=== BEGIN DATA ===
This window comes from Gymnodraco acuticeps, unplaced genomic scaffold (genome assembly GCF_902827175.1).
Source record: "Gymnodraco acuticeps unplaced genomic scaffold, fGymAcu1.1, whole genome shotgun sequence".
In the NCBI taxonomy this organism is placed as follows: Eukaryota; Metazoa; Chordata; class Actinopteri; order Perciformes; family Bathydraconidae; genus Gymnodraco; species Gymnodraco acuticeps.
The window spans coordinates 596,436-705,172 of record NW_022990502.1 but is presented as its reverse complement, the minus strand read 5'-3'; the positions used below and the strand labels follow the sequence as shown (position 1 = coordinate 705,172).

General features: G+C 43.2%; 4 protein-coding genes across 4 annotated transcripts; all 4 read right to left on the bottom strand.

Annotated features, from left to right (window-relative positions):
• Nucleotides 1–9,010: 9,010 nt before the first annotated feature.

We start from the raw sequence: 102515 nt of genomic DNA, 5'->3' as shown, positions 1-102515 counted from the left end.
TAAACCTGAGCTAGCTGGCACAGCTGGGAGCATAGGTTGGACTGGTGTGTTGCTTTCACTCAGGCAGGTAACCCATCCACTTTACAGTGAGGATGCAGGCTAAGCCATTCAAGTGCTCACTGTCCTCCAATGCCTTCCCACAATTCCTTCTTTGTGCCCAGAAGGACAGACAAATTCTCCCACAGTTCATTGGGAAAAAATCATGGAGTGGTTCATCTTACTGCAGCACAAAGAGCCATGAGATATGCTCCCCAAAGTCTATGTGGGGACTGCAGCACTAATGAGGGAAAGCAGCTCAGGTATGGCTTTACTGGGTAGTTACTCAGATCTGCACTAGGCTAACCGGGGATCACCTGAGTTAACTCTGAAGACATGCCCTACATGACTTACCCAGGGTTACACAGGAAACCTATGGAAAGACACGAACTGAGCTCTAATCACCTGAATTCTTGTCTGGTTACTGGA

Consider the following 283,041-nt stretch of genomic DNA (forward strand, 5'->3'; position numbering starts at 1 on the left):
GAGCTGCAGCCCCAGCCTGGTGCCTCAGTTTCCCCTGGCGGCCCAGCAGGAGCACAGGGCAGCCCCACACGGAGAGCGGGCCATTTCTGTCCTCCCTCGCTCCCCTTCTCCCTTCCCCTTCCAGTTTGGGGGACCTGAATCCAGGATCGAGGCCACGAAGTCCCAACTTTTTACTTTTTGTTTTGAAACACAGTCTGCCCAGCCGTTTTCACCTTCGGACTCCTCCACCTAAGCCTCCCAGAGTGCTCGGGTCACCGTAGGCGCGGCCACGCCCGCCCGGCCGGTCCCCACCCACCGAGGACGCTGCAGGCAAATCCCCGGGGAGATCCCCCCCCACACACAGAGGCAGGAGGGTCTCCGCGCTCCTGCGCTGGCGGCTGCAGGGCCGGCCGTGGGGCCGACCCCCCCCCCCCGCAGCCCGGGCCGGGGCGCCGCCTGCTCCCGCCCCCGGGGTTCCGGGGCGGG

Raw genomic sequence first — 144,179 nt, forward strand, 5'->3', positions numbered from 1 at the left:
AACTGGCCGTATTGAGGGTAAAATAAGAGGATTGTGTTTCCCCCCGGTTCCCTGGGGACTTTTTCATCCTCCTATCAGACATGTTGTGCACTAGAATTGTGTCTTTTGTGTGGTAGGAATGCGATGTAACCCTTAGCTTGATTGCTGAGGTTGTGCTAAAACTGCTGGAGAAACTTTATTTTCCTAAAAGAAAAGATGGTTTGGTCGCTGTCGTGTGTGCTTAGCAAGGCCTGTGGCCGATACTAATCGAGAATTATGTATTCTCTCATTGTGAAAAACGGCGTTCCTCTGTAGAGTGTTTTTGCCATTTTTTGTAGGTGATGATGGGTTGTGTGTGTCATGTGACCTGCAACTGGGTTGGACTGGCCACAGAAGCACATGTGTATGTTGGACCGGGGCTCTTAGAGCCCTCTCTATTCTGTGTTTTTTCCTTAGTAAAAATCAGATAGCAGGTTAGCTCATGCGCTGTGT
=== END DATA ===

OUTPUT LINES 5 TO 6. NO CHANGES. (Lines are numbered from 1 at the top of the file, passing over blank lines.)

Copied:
General features: G+C 43.2%; 4 protein-coding genes across 4 annotated transcripts; all 4 read right to left on the bottom strand.

Annotated features, from left to right (window-relative positions):